Another area to be addressed was the amount of plastic film (cling film) used in the kitchen. The law requires us to cover every item of food to reduce the risk of contamination. The law also requires us to clearly label every item of food. So, if every item of food is clearly labelled, why does it need to have a clear/see through covering? Therefore, we have swapped our plastic film for foil. Foil is washable, and 100% recyclable.

Some of the items that used a lot of plastic/cling wrap every day were the bowls of salads on the salad bar. At Georgeham we have ten salad items available every day. We have stopped using bowls for our salad display and now use lidded tubs that can be washed and re-used. But we didn’t buy new tubs. We simply used the 1kg containers that our frozen raspberries are delivered in. They stack well, they are clear, so the contents can be recognised easily, and they are free with every pack of raspberries bought!

Another single use plastic we found very easy to replace were the individual sauce sachets used on fish & chip day. We offered a variety of sauces (barbeque, ketchup, vinegar, mayonnaise) each in its own 5g packet. Georgeham School has just over 100 pupils, and on Fridays we can do 90+ plates of fish & chips. Each child usually has vinegar and ketchup. That equates to 200 sauce sachets being thrown away every Friday. With the aid of a couple of pump action attachments for the sauce bottles, and a pump spray bottle for the vinegar, we have not only reduced, but completely eradicated the need for single use plastics on any day that requires ketchup.

Plastic Free Puddings!

Another way we could save on plastic on Fridays was to cease using individually packed ice-creams and smoothies for the children. Rather than individual non-recyclable 80ml polystyrene tubs of ice-cream with non-recyclable plastic lids, we now offer ice-cream in the form of Arctic Rolls. These are delivered in clear plastic tubes, which are recyclable. They are portioned and put on a re-usable plate. In the same way as 5ltr tubs of ice-cream can be portioned in the kitchen put in re-usable bowls, and the tub either, put out for recycling or re-used in the kitchen for a whole host of things.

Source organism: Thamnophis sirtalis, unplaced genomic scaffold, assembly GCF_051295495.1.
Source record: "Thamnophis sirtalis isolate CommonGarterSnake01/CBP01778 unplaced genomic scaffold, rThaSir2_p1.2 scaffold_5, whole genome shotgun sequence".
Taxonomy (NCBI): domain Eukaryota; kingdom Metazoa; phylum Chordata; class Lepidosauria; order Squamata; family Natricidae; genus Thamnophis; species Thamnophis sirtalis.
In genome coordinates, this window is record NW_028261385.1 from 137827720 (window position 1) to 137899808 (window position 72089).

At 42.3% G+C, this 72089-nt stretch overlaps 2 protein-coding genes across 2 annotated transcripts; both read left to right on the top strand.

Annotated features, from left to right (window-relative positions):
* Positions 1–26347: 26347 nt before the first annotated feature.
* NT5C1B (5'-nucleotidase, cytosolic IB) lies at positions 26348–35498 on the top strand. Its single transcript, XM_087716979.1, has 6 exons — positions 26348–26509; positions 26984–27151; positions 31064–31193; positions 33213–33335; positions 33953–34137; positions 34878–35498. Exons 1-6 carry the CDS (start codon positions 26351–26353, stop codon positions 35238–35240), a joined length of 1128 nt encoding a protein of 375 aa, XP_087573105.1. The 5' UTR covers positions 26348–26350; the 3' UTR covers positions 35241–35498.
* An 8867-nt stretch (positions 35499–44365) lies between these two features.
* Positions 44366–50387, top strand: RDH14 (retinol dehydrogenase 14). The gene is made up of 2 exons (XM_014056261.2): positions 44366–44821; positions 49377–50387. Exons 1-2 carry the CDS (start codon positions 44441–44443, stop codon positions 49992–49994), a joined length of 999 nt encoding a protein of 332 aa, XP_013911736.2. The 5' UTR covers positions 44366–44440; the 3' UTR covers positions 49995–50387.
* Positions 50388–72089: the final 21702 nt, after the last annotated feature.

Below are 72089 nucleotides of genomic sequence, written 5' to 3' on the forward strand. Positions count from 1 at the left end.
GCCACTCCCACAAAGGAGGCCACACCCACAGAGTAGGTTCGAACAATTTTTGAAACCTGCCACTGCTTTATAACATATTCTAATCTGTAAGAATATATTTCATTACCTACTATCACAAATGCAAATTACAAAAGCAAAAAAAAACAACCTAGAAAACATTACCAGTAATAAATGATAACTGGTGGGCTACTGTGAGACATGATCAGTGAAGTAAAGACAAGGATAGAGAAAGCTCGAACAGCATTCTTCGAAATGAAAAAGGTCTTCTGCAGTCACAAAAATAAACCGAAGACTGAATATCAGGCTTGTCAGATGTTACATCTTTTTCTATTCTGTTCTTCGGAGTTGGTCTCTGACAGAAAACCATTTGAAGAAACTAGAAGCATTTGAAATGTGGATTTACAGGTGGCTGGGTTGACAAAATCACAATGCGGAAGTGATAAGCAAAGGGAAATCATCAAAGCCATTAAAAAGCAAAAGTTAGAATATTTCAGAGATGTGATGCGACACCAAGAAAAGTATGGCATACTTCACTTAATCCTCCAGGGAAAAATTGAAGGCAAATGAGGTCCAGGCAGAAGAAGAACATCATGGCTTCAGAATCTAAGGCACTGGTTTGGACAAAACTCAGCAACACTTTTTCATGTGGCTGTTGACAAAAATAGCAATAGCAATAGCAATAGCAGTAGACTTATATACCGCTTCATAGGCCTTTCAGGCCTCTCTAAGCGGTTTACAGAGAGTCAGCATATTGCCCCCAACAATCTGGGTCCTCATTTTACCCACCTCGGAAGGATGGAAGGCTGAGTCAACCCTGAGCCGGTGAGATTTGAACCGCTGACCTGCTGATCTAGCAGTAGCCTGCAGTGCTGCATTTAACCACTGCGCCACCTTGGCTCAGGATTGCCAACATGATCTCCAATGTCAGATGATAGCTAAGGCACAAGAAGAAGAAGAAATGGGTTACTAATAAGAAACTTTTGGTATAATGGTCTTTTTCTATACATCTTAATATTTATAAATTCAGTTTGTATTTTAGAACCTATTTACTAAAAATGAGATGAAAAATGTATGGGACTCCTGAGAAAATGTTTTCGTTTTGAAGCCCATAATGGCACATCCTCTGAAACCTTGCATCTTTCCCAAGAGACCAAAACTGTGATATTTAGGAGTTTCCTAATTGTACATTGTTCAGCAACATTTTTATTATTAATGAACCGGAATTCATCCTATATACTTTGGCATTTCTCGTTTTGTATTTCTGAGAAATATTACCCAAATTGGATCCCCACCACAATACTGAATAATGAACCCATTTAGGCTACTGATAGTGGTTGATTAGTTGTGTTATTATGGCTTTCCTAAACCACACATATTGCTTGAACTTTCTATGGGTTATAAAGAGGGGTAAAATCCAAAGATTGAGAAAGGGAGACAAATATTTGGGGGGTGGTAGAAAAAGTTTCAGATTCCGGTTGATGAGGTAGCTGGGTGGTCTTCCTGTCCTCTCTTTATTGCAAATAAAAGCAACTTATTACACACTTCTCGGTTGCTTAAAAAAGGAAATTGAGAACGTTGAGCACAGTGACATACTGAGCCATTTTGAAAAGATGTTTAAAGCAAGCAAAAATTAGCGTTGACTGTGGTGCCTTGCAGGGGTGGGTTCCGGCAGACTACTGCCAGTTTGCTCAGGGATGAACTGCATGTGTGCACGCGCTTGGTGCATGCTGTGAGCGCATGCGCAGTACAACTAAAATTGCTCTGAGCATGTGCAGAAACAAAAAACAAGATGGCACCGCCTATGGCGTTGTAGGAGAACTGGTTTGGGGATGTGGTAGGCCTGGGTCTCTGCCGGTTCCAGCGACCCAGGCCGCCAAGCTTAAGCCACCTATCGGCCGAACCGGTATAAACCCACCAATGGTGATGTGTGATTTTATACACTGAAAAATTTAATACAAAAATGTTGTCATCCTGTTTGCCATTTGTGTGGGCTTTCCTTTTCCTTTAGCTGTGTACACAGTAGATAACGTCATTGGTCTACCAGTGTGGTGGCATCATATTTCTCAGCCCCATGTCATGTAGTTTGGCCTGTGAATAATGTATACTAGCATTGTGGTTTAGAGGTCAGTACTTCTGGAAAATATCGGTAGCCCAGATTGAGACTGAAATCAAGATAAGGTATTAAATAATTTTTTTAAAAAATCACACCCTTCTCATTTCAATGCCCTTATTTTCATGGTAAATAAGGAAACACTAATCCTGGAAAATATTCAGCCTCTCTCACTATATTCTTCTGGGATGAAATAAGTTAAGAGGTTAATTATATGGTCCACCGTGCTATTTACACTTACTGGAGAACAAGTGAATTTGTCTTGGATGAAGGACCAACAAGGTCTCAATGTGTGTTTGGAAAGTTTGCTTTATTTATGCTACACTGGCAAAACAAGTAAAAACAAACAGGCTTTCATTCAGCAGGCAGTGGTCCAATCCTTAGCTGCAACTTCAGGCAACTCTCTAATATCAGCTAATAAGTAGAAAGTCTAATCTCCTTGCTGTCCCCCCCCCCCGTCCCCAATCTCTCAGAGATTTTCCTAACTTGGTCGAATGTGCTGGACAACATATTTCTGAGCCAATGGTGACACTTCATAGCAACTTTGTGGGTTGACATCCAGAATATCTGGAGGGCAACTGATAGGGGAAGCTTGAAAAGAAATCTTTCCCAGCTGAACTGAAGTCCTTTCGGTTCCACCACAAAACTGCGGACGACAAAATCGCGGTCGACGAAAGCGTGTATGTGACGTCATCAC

However, the real challenge was overcoming the plastic waste that ingredients are delivered in, i.e. sugar, frozen fruit, frozen vegetables, dried fruit, even our frozen chips (which are delivered in a box) has lots of plastic packaging inside!
Also, our fresh fruit and vegetables are delivered in plastic bags. So, another phone call to my telesales rep and I am listening to the reasons for pre- packaging and pre-weighing. Not letting go, I explain about Surfers Against Sewage, Plastic Free Coastlines, and our schools bid to make the world a plastic free place for our future generations (like I’m Flash Gordon on a mission to save the universe!). The outcome of my conversation was my rep agreeing to take back all the plastic packaging that they deliver. Apparently, on the estate where the warehouse is located, there is a plastic recycling facility that crushes all clear plastic packaging into bales, which is then sold to larger companies for recycling.

As a result of the changes we’ve made, we have drastically reduced our waste. Our full-sized kitchen dustbin has been replaced by a 15litre swing bin. There are no additional costs either. On the contrary, we are actually saving money.